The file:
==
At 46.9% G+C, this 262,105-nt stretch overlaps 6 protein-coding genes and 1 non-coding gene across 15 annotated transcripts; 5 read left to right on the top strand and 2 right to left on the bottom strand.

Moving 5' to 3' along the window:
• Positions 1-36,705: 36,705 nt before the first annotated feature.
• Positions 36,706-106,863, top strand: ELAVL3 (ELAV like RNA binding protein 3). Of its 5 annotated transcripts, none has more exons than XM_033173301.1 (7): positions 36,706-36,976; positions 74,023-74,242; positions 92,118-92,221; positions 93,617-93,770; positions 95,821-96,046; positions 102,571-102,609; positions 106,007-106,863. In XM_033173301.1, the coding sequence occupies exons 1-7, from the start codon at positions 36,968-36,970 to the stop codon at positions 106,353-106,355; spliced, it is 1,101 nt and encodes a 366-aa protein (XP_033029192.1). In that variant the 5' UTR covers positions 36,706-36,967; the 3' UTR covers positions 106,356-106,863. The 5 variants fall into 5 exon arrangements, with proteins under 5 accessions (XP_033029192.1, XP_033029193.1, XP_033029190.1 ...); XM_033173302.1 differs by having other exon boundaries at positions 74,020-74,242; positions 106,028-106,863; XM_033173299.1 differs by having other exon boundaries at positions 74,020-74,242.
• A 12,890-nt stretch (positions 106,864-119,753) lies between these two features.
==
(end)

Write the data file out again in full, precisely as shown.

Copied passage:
At 46.9% G+C, this 262,105-nt stretch overlaps 6 protein-coding genes and 1 non-coding gene across 15 annotated transcripts; 5 read left to right on the top strand and 2 right to left on the bottom strand.

Moving 5' to 3' along the window:
• Positions 1-36,705: 36,705 nt before the first annotated feature.
• Positions 36,706-106,863, top strand: ELAVL3 (ELAV like RNA binding protein 3). Of its 5 annotated transcripts, none has more exons than XM_033173301.1 (7): positions 36,706-36,976; positions 74,023-74,242; positions 92,118-92,221; positions 93,617-93,770; positions 95,821-96,046; positions 102,571-102,609; positions 106,007-106,863. In XM_033173301.1, the coding sequence occupies exons 1-7, from the start codon at positions 36,968-36,970 to the stop codon at positions 106,353-106,355; spliced, it is 1,101 nt and encodes a 366-aa protein (XP_033029192.1). In that variant the 5' UTR covers positions 36,706-36,967; the 3' UTR covers positions 106,356-106,863. The 5 variants fall into 5 exon arrangements, with proteins under 5 accessions (XP_033029192.1, XP_033029193.1, XP_033029190.1 ...); XM_033173302.1 differs by having other exon boundaries at positions 74,020-74,242; positions 106,028-106,863; XM_033173299.1 differs by having other exon boundaries at positions 74,020-74,242.
• A 12,890-nt stretch (positions 106,864-119,753) lies between these two features.